France's incoming culture minister says there is a "large consensus" that the spire of Notre-Dame cathedral in Paris should be rebuilt as it was before last year's devastating fire.

Roselyne Bachelot told French radio on Thursday that "there was a large consensus in public opinion and among those deciding" the issue for the spire to be rebuilt.

Her comments came hours before a commission that is set to rule on the thorny question was due to meet.

However, Bachelot said the final decision was in the hands of French President Emmanuel Macron, who had previously spoken in favour of adding a contemporary "touch" to the 13th century monument.

Macron vowed to rebuild Notre-Dame in less than five years after a major fire on April 15 largely destroyed the 850-year-old Gothic cathedral’s roof and spire.

The pledge prompted concern among architects, conservationists and academics from around the world, who have called for caution in restoring the badly damaged edifice.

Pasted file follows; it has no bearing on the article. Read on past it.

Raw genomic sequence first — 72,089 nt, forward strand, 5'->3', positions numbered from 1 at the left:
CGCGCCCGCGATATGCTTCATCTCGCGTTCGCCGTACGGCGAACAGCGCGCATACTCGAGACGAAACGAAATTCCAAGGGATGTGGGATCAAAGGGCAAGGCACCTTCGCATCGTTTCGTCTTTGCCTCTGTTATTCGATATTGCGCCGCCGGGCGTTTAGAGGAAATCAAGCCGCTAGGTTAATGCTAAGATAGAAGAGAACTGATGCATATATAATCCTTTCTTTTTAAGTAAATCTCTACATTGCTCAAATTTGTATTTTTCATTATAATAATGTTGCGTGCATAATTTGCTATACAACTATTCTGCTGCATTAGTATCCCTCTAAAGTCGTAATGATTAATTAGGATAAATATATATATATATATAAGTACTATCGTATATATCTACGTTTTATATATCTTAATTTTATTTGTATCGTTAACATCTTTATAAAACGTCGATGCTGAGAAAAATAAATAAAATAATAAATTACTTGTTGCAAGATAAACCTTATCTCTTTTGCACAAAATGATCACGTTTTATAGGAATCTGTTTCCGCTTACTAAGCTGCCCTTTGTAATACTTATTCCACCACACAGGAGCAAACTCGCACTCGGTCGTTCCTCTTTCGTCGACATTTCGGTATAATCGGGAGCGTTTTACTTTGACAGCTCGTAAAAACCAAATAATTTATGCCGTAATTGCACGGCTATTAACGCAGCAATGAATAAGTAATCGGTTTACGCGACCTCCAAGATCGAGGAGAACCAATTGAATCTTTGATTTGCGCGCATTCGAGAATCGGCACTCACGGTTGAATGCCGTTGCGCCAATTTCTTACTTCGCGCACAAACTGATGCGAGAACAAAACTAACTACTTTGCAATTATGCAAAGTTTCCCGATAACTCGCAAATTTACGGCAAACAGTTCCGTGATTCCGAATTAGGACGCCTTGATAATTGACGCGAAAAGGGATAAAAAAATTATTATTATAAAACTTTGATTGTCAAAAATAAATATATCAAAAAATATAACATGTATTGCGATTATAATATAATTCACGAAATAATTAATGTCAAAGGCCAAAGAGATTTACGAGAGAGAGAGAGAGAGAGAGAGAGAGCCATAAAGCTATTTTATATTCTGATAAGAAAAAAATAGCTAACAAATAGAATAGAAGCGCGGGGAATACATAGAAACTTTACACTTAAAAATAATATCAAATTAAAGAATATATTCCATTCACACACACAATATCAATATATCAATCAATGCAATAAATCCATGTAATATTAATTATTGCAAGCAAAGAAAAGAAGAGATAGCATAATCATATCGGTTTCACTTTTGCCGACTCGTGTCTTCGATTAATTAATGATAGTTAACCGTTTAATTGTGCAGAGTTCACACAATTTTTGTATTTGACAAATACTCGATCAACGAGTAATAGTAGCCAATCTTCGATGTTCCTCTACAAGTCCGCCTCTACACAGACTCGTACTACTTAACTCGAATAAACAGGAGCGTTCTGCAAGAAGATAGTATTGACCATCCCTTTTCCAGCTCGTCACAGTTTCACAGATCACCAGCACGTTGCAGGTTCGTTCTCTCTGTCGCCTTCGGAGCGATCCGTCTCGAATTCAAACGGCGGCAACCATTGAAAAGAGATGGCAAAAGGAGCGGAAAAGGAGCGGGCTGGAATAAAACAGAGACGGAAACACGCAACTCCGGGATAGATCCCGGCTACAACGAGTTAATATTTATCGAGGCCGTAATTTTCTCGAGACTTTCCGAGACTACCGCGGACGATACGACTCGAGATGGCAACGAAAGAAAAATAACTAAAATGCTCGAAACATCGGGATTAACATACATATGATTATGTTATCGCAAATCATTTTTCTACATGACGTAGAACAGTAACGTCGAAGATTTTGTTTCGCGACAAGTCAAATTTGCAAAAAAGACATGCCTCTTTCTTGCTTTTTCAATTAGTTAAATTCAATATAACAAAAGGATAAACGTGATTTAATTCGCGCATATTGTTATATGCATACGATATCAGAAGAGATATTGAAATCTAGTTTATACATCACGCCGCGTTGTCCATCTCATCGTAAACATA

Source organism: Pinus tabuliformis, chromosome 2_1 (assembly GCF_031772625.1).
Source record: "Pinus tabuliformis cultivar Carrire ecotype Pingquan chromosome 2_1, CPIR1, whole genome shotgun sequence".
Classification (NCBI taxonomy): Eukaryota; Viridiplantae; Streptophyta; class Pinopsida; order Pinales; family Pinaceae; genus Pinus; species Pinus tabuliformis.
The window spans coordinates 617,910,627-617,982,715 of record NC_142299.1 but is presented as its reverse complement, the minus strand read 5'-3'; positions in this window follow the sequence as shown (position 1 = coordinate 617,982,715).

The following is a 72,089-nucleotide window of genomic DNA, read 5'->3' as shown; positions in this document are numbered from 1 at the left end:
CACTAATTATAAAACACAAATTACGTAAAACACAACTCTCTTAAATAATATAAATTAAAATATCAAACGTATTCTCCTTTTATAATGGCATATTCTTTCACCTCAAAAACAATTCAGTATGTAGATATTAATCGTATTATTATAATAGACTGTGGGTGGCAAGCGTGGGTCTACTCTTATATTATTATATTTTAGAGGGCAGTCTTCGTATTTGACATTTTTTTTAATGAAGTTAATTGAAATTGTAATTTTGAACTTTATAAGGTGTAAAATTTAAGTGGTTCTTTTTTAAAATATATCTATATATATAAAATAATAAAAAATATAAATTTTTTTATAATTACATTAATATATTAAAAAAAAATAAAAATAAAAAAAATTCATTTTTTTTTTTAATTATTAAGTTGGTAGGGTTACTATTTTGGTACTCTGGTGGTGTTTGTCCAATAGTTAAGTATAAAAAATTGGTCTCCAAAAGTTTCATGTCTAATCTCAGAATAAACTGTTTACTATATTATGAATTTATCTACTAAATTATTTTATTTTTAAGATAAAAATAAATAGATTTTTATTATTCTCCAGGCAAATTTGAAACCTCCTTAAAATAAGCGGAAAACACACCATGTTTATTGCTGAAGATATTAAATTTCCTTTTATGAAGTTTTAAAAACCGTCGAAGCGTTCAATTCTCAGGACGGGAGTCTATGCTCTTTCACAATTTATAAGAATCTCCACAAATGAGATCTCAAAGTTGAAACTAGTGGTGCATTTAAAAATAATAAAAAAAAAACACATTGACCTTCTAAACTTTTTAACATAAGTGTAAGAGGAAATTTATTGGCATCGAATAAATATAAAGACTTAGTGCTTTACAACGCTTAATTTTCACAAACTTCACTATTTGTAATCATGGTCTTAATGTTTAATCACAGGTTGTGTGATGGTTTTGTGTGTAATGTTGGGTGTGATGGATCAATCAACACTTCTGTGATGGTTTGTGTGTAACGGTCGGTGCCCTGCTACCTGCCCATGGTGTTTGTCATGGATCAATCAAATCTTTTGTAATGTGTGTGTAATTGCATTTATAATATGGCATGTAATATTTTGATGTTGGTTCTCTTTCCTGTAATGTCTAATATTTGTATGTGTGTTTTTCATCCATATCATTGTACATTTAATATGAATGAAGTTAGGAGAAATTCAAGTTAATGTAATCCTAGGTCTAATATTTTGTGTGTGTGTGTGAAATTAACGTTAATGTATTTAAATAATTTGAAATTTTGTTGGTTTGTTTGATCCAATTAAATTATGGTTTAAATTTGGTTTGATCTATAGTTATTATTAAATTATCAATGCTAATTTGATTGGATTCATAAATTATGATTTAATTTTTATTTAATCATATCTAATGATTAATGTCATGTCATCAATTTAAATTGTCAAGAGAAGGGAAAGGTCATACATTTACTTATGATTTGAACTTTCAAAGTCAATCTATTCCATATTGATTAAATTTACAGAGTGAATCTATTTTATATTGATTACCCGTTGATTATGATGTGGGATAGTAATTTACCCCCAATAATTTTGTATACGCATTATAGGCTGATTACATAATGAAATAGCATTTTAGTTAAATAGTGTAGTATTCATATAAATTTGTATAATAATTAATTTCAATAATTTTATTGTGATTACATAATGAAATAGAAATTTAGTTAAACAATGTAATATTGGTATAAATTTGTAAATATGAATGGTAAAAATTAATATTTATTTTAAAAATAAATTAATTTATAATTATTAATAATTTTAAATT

Two days after the fire, then-Prime Minister Édouard Philippe sparked controversy by announcing that the government would hold an international architectural contest to redesign the spire, originally designed by Eugène Viollet-le-Duc in 1859. Philippe expressed interest in “a new spire adapted to the techniques and the challenges of our era”.

Since then, some of the world's most famous architects have submitted projects. They include Britain's Norman Foster, who envisions a glass roof and a crystal spire, and Slovakia's Vizum atelier, which replaced the spire with a light beam pointing towards the sky.

But according to a YouGov opinion poll, 54 percent of French people would like the Gothic cathedral to be rebuilt as it was before the April fire, with only 25 percent opting for an “architectural initiative”.

The debate over the monument's future boiled over into a public spat late last year when the French army general charged with overseeing the rebuilding told the cathedral's chief architect to "shut his mouth".

Philippe Villeneuve, the cathedral's architect since 2013, had threatened to resign unless Notre-Dame was rebuilt the way it was.